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Couple, Business



A constant stream of funding success stories in the media, and the rise of more down to earth and approachable crowdfunding platforms, suggests it has never been easier to raise investment for your business. However, a recent report from the HM Treasury revealed that only 1 in 10 businesses secure seed funding in the UK and, despite shaking up the market, crowdfunding is not much easier with around a 63 percent success rate[2]. It seems the deceptively easy tone of the equity raise space is leading many start-ups to rely on their entrepreneurial nous, rather than investment know-how, to unsuccessfully secure funding – at best devastating plans, and at worst jeopardising new businesses.

Enter Helena Murphy and Duncan Di Biase, an investment ‘power couple’ behind innovative investment consultancy Raising Partners. Helena and Duncan’s couplepreneur identity and their ‘investment den’ nestled in the Surrey hills taps-into a disrupted investment sector which feels much more accessible and human, but their £11 million in two years raise credentials reveals a razor-sharp understanding of the investment process and an ability to deliver results for start-ups. The business, which was founded in 2016, has so far worked on over 22 raises and provides a comprehensive service for entrepreneurs, start-ups and established businesses looking to generate private equity, and aims to make ‘fundraising easy.’ The pair are now managing global e-commerce brand Thread’s high profile Crowdcube raise.

Although Helena and Duncan’s set-up, working together as a couple and taking the time to walk their dog every morning, may seem a little cozy for the corporate world, they are fast emerging as power players in forging lucrative investment raises for business – backed by an unprecedented 100 percent success record. Previous clients include Loch Lomond Brewery who achieved a raise of £540,000 in August this year, Boulder Hut (£440,000 in May 2017) and Wild & Gorgeous (£700,000, May 2016).

Another was Poppy’s Picnic, a Wiltshire-based company seeking £350,000 to launch their raw pet food offering following an appearance on Dragon’s Den. As a result the start-up almost doubled their target, achieving £610,995.

Helena, who graduated with a masters in sustainable development from the University of St Andrews and started her first business aged 16, founded Raising Partners in 2016 after experiencing firsthand the difficulty and pain of raising investment for her own business. Despite her business’ initial success (she was profiled in press, including by the BBC,) when she began to struggle to manage liquidity it was confusion and conflicting advice around raising finance which finally caused her to shut up shop and prompted stress-related alopecia;

“There is so much conflicting advice out there on raising investment, and much is circulated by those who are not experts in the field, I would go as far to say that many do not know or understand either the sector or process and are circulating inaccurate advice.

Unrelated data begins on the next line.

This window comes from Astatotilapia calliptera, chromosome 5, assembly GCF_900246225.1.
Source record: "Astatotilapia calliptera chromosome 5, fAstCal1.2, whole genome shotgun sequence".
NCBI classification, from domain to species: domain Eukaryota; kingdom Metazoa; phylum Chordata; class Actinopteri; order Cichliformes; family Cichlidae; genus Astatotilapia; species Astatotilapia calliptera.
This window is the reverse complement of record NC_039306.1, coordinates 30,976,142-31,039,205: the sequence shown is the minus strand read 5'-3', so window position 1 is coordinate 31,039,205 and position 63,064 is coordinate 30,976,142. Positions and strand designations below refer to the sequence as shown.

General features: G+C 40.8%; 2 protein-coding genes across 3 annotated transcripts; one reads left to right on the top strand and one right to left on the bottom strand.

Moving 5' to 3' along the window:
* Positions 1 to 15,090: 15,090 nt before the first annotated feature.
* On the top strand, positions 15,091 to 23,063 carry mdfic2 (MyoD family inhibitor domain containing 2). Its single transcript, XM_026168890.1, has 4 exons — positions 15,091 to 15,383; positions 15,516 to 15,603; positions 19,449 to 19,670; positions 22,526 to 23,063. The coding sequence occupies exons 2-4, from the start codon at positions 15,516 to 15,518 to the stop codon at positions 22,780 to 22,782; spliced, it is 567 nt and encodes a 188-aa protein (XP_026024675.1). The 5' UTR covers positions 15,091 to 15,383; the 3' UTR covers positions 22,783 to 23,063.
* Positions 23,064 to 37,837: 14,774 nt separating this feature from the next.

“Raising investment is unique and there isn’t a one size fits all rule book. Some businesses can raise in a month, others in a year and those that say it took just a month have often spent 6 months in preparation.

“It is much more complicated and time-consuming than it would seem and, if it doesn’t work, it can devastate businesses.”

 Duncan joined Helena in the business a year later, bringing with him a business development background, having worked in multi-national corporations such as Virgin Active and Gartner, and start-ups across a range of industries from health and fitness to logistics and AI.

Raising Partners’ success rate is unparalleled; currently, every one of the companies they have worked with – encompassing industries from tech, medtech, AI, e-commerce, FMCG, fashion and blockchain – secured investment. Their record to date (in just 2 years) stands at 22+ raises amounting to over £11,000,000.

A lot of Raising Partners’ success, however, comes from the fact that they are, aside from business partners, a couple sharing a vision – for their company and their life – and working together to combine their very different experiences; him coming from a corporate background, her with a career-long history in start-ups.

It’s a formula that works and one, for the most part, they both find fun. Their daily routine usually means walking the dog together before spending the day working side-by-side in their “investment den”. Their individual focus means they usually work with clients at different stages of a project but there is enough cross-over to allow them to pool their creative input.

And they agree that the biggest advantage is that they both understand exactly what is going on at any time. There is always someone with whom to share the workload and there is no-one to say, “oh, I’m really busy at the office” when the going gets tough.

And the secret to their success as couplepreneurs? Helena summarises it thus: “To remember to have conversations that aren’t just business. To draw the line at the end of the day and remember that we also have other parts to our relationship.”


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